Common Cuckoo

Common Cuckoo / Cuculus canorus / وقواق شائع

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Status: Uncommon

Systematic : Cuculiformes order, Cuculidae family.

Physical characteristics: Length: 31-36 cms. Weight: 90-130 grams The Common Cuckoo is a medium-sized slender bird with a long (17 cm.), rounded tail and pointed wings.

In the male, the throat, head and upperparts are gray. The abdomen is white with black, thin, horizontal streaks and the eye is yellow.

When perched, it is often seen with wings drooping and tail slightly raised. In flight the cuckoo resembles the sparrowhawk, but can be distinguished from it by the pointed wings and shallow wing strokes.

The female has two morphs: the gray morph differs from the male's appearance in the beige color of the abdomen. In the rusty morph the head, throat and upper parts are brown with black streaks. It has a characteristic flight with shallow wing strokes that don't rise above the level of the body and a tail that is level with the back.

Habitat: The cuckoo can be found in a variety of habitats from woods, sparse forests, to scrubland.

Vocalization: The cuckoo is named for the sound it makes, mostly as a claim for territory.

Breeding: Like the many other members of the family, the cuckoo lays her eggs in the nests of other birds, a behavior called brood parasitism. When the host bird lays its eggs, the cuckoo will immediately lay an egg in the nest and take off with one egg of the host bird, eating it or disposing of it.

The fact that the eggs are incubated and raised by another bird is a great conservation of energy in brooding, however the cuckoo expends a lot of energy laying eggs in many different nests (as many as 12 eggs in 12 different nests). This is a means of dispersing the risk. On the other hand, the fates of its eggs are in the hands of unknown strangers which may discard the egg or abandon the nest if they discover the switch. If the switch is not discovered, the cuckoo nestling will roll the hosts' eggs out of the nest with its back immediately after hatching.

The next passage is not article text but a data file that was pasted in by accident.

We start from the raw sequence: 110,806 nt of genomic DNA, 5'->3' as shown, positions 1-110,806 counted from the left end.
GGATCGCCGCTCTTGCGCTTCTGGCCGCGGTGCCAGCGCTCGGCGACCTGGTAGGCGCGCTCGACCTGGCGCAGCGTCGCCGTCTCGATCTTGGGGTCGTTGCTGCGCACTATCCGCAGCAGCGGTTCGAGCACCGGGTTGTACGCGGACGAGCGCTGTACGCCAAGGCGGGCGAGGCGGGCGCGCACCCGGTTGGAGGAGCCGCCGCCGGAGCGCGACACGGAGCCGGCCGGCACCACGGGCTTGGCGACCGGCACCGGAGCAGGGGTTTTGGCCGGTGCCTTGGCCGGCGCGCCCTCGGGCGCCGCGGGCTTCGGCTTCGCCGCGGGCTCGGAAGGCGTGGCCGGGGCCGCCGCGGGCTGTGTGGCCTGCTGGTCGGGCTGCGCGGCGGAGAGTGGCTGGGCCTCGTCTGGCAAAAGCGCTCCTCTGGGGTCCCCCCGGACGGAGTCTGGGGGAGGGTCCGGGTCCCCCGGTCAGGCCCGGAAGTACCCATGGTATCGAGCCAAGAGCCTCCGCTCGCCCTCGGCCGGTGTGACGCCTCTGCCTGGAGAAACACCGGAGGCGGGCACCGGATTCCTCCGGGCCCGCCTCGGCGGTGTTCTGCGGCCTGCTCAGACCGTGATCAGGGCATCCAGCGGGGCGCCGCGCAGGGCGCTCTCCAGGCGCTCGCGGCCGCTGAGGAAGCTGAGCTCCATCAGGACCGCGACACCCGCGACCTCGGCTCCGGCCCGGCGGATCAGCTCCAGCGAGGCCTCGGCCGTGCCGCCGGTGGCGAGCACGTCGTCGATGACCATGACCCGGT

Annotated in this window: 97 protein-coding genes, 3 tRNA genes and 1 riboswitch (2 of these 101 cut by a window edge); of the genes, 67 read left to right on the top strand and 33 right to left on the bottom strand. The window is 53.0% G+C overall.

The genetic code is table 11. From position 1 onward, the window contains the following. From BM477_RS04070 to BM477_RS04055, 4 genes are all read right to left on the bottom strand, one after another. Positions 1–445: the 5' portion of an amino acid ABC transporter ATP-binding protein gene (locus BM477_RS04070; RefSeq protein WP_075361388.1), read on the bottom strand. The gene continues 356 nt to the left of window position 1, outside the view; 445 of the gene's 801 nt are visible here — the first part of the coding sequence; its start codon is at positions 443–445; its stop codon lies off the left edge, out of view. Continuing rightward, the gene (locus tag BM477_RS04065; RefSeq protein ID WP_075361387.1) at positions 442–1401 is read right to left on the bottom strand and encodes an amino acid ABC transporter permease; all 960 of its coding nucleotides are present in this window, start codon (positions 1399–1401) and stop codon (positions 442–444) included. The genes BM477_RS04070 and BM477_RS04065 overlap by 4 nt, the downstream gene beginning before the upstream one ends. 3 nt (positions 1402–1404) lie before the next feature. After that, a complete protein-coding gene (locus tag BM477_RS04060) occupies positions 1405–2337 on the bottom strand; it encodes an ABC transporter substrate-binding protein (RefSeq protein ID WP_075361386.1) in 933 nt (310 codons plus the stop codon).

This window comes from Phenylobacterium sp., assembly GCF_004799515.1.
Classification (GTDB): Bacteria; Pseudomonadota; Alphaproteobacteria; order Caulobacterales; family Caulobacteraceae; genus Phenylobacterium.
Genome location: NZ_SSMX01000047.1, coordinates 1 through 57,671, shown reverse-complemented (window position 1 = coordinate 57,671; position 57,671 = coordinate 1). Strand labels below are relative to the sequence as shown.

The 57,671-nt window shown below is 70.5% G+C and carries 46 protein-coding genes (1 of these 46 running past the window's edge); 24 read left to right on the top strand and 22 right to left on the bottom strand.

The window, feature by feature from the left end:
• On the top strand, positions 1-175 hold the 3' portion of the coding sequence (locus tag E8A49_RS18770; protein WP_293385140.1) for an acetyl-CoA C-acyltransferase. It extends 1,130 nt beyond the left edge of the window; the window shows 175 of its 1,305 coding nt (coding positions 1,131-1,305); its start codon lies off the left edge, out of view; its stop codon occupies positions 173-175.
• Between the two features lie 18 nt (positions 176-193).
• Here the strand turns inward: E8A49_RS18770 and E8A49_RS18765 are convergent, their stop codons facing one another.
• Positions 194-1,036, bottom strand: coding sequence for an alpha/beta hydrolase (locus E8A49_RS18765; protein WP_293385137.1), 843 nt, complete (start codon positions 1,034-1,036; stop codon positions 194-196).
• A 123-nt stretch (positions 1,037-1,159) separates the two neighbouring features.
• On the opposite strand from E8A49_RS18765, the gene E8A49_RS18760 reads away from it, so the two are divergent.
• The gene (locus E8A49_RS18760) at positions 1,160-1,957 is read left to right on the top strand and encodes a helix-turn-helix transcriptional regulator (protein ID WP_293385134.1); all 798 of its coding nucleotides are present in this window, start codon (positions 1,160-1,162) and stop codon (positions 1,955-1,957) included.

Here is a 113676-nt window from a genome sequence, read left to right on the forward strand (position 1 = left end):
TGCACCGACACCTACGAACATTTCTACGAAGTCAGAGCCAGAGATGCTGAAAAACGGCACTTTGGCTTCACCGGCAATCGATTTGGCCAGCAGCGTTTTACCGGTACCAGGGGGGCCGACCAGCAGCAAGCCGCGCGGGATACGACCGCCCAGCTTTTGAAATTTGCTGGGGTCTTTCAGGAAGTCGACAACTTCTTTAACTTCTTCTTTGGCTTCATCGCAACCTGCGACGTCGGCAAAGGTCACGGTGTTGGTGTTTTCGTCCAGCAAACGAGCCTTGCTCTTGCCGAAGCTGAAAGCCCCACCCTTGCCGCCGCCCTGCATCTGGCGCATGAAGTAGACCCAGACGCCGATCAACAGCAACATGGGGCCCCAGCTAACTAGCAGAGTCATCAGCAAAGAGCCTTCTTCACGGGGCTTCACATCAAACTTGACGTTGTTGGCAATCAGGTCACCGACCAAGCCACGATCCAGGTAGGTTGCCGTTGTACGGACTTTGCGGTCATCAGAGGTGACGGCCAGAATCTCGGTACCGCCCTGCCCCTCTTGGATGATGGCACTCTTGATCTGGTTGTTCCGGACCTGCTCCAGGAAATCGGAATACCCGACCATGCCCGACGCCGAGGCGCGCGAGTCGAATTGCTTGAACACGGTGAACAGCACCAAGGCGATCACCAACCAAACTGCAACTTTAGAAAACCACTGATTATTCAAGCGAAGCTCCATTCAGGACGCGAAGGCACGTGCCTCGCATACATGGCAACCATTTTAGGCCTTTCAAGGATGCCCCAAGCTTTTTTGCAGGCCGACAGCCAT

This is considered to be an evolutionary arms race, as the hosts have to learn to identify the cuckoos' eggs and the cuckoo has to learn to avoid detection. Winning the "race" is a matter of survival. The cuckoo egg is identified by its coloring or the order of the eggs in the nest. The cuckoo is able to lay eggs that are of a similar color to the hosts' eggs, but some birds are still able to identify them. Some birds will continue to incubate eggs that are very different from their own. As the hosting birds are usually smaller song birds, the cuckoo nestling is unproportionally large. After a time, the host is seen standing on the head of the chick feeding insects to a much larger nestling.

World distribution: The cuckoo is common in most of the paleoarctic, from Spain and the British Isles in the west, North Africa in the south and Scandinavia in the north through to Japan in the east. It is also common in the Mediterranean area and the Levant, from Turkey through Lebanon, Jordan, Syria, to Iran. All the populations are migratory with central Africa as the major destination, however some migrate to Indochina.

In Palestine Cukoos can be found nesting in all Mediterranean and semi desert habitats. The parasite mainly Scrub Warblers and Long billed Pipits. There are 4 subspecies of which two are seen in this area.

International conservation status: LC

Regional conservation status: NT